They missed 27 tackles at the Stade de France. If you're going to miss 27 tackles - some of them tackles that simply had to be made - then you may as well not turn up in the first place because you're not going to survive. The crime in Paris was that Scotland made France look good when France are no better than moderate.
A desperately needed win
Townsend wears his poker face well, but he's got to be worried. He has injuries to key men, for sure, but that doesn't fully explain why Scotland have gone off the boil to such an extent. A third defeat in a row on Saturday, with a trip to Twickenham to come a week later, could see Scotland head into their World Cup preparations on the back of four straight losses and a fifth-place finish in the Six Nations.
It's why Saturday is such a big game. Never mind that the championship can't be won. It was never going to be won. With Scotland's confidence levels somewhere south of Invercargill, a victory is desperately needed to remind everybody that this team is better than the version we saw against Ireland and France, that it still has a competitive pulse.
There's no Hogg, no Huw Jones (the 2017-18 version), no Sean Maitland, no Duncan Taylor, no John Barclay, no Ryan Wilson. That's six guys who would go straight into the team. Scotland can't afford to lose six players no matter who they're playing. The sense of foreboding comes in the feeling that they especially can't afford to lose them when Wales are in town with a Grand Slam to play for and with a record under Gatland of 10 out of 10 against the Scots.
Wales are on a historic run of 12 Test wins in a row. They are, says Gatland, a team that has forgotten how to lose. Among those dozen victories are a one-point win against France, a two-point win against South Africa, a three-point win against Australia and a five-point win against France.
In one of those wins against the French, they were 16-0 down and won. Against England they were trailing and won. Against South Africa they only hit the front with six minutes to go. Against Australia they hit the front with only four minutes to go. Their defence, their work-rate, their intensity, is outstanding. Their discipline in the white-heat of battle against England was exemplary. They conceded just three penalties all day - and one of them was an injustice.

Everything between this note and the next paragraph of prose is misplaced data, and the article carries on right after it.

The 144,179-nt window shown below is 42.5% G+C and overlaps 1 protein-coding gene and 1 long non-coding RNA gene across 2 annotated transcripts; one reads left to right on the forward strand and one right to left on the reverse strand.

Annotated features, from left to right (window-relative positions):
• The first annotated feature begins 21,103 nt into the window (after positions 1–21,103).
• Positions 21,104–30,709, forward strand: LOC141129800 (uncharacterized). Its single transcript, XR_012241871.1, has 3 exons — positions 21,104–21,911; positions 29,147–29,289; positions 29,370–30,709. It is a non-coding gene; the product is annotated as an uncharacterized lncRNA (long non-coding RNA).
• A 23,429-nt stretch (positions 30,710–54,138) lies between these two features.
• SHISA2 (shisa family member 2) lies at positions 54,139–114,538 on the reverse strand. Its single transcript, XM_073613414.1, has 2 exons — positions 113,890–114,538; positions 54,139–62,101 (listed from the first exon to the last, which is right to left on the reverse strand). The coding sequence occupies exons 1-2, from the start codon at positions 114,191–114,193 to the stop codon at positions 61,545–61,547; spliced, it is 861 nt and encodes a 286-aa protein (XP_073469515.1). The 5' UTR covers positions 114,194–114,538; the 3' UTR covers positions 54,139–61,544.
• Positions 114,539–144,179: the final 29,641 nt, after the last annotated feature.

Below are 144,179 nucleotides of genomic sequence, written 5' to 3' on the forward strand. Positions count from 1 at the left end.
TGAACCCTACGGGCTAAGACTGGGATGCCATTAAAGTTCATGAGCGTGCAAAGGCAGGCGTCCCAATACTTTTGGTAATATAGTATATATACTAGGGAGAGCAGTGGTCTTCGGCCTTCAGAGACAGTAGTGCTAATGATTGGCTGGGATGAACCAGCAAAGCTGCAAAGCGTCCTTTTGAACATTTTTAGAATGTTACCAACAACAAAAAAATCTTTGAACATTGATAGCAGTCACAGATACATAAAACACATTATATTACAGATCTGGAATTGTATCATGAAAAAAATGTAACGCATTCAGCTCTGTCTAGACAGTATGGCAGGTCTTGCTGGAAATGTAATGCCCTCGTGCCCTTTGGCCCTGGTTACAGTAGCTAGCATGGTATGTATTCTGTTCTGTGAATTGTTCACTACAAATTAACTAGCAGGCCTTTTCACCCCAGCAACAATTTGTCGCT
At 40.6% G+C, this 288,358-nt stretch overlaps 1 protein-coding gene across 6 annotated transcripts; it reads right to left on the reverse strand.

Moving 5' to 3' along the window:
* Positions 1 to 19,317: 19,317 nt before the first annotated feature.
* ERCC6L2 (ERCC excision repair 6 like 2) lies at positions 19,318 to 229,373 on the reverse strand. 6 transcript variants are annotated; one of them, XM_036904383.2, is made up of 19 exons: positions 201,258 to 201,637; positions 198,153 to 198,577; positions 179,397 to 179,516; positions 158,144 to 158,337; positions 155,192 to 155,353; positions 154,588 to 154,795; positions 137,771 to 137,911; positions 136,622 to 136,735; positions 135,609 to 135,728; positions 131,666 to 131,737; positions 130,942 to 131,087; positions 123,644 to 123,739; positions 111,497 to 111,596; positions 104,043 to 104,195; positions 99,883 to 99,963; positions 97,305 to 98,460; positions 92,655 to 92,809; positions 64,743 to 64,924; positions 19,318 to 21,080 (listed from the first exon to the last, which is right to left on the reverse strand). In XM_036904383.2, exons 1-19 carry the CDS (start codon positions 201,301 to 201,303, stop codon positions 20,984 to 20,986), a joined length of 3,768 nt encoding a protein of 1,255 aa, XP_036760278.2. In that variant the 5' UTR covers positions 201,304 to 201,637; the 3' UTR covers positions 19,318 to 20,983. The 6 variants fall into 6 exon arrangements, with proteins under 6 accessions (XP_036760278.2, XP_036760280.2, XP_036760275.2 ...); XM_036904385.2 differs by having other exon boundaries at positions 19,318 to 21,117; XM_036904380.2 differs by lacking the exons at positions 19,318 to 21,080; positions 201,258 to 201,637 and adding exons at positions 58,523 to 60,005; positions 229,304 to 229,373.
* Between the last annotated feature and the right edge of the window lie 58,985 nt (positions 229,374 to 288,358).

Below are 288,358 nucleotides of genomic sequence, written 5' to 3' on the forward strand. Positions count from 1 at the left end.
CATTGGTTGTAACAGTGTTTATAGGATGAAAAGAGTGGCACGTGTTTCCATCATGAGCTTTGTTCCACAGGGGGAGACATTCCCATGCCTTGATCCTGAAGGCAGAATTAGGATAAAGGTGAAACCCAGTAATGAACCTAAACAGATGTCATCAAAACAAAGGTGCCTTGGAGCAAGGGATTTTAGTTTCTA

Watson's return welcome
Gatland's teams - as belligerent as can be and as clinical as you like - have suffocated the life out of Scotland for a decade. The one time Scotland caught them, Gatland was on his sabbatical with the Lions and Howley was in charge.
The memory of that game is clear. Scotland's error count was as low as their confidence was high. They scored 20 unanswered points in the second half that day. Alun Wyn Jones, the great bear at the heart of the Welsh pack, is not known for throwing garlands at opponents - or team-mates for that matter - but he had a few for Hamish Watson's work at the breakdown. "He did a pretty good job, he was influential," said Jones of Watson's impact. In Alun Wyn Land, compliments don't get any higher than that.
Watson, just returning from injury, is on the bench this time. His reappearance is welcome because Watson has what's required - a ferocious aggression, a badness that is the absolute staple of any team that ever amounted to anything on this stage.
Given the length of the casualty list these past weeks, we can't draw any definitive conclusion as to where Scotland are at, but a sign of life wouldn't go amiss. What they delivered in the second half against Ireland and in all 80 minutes in Paris was grim. If they've got a performance in them in this Six Nations they're running out of time to produce it.